For added protection, a furniture blanket was slung across the Genie lift stationed nine feet below the cat, and additional trainers acted as spotters on the ground. According to reports filed by American Humane's Animal Safety Representative, the cat was extremely well prepped for the action. The first assistant director maintained quiet on the set while the cat worked, and production provided a quiet, warm area away from the crew for the cats to rest and play between takes.
In another shot, many cats converge on Patience as she lies motionless on an island of sludge and waste. As the other felines look on, Midnight walks across her chest and lowers his mouth to hers, reviving and converting her into Catwoman.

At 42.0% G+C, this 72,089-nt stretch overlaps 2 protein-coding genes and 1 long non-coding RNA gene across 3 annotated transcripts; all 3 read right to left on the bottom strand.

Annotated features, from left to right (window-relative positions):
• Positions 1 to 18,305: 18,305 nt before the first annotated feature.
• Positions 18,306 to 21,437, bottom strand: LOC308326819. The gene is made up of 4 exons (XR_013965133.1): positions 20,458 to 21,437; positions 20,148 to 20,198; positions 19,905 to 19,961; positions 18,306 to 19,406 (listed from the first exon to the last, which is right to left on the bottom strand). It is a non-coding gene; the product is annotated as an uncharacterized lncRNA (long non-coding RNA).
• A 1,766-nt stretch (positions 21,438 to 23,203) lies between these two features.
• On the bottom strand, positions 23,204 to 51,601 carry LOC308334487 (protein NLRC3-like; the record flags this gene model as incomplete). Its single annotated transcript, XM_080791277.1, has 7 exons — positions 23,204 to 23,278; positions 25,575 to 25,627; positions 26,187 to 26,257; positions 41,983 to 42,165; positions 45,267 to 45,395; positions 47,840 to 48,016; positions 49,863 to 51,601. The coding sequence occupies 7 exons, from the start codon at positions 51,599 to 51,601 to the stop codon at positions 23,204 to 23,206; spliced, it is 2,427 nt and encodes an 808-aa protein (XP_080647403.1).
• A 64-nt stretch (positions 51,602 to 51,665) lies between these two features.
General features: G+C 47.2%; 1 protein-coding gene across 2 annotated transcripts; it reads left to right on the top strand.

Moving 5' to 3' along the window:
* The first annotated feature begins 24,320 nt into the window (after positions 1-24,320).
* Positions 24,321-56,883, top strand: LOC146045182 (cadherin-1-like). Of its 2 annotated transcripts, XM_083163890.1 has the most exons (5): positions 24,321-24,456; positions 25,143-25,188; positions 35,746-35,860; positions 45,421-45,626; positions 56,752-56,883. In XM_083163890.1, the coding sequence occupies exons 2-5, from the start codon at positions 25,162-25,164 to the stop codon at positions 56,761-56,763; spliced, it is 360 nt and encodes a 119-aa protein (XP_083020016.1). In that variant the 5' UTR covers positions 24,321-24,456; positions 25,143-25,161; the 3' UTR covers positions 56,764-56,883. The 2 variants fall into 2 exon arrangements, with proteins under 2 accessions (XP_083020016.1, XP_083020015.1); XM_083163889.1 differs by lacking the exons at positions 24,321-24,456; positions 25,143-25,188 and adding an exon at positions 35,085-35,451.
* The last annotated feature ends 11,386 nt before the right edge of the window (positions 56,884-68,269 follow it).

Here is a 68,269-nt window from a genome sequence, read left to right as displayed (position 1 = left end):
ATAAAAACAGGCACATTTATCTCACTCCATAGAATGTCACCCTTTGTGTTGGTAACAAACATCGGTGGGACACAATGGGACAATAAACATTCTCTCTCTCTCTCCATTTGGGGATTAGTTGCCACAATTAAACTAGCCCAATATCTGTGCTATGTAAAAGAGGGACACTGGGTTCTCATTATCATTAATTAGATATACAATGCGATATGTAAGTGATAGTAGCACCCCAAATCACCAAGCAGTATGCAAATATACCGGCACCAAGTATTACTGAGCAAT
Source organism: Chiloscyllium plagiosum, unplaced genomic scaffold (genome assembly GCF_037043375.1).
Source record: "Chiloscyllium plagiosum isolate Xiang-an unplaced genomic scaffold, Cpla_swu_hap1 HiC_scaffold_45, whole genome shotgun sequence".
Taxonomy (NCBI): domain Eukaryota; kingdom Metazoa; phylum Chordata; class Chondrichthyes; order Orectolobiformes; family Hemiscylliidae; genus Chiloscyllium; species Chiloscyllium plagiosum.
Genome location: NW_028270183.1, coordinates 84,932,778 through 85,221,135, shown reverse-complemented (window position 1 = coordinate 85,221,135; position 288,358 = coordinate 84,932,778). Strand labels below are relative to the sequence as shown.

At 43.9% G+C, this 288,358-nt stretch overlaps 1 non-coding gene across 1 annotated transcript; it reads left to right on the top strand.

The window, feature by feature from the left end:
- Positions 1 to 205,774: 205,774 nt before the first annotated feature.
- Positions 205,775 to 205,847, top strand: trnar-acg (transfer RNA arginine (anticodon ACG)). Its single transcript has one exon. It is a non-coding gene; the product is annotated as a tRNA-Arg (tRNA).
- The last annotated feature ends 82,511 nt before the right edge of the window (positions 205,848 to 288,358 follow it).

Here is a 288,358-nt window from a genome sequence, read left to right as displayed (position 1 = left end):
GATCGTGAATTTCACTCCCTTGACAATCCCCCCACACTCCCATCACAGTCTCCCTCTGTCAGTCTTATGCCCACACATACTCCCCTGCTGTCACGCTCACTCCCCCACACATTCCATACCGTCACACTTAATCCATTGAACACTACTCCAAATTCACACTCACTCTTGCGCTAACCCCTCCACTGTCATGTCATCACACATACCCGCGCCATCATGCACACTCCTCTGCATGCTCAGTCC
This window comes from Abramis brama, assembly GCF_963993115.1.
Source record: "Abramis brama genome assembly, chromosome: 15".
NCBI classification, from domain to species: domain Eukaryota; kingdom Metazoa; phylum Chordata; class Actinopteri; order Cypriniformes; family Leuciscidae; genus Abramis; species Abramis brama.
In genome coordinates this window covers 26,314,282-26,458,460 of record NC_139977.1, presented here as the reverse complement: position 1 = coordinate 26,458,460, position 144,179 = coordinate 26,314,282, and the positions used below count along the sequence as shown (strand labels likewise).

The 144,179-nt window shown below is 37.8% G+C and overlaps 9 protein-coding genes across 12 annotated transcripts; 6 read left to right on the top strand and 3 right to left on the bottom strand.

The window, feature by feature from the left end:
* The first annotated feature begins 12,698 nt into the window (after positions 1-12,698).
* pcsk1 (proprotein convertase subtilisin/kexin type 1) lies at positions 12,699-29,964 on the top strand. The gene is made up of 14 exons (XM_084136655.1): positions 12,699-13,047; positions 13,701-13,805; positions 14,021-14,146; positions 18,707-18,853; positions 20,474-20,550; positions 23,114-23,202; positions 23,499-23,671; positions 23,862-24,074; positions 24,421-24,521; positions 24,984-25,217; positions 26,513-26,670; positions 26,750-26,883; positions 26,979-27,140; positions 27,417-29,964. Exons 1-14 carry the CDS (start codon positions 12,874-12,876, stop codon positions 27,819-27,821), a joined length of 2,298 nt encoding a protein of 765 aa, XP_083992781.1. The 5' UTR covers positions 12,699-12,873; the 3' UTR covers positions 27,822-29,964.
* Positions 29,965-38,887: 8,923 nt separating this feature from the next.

The resurrection scene was shot indoors with a manmade, rocky marsh set that had small creeks running through it. This was a layered shot, meaning the different cats perform at different times and on different paths, with the final edit appearing as though the action occurs simultaneously.
For the moment of rebirth, a trainer placed Midnight on the actress' chest, and a second handler shined a laser light on Berry's face to hold a 15-second look. A motion-controlled camera moved in so close it actually touched the tops of the cat's ears when it reached its end mark. For this scene, producer played a CD of white noise so that the cats wouldn't spook at the whirling camera sounds.
A New Life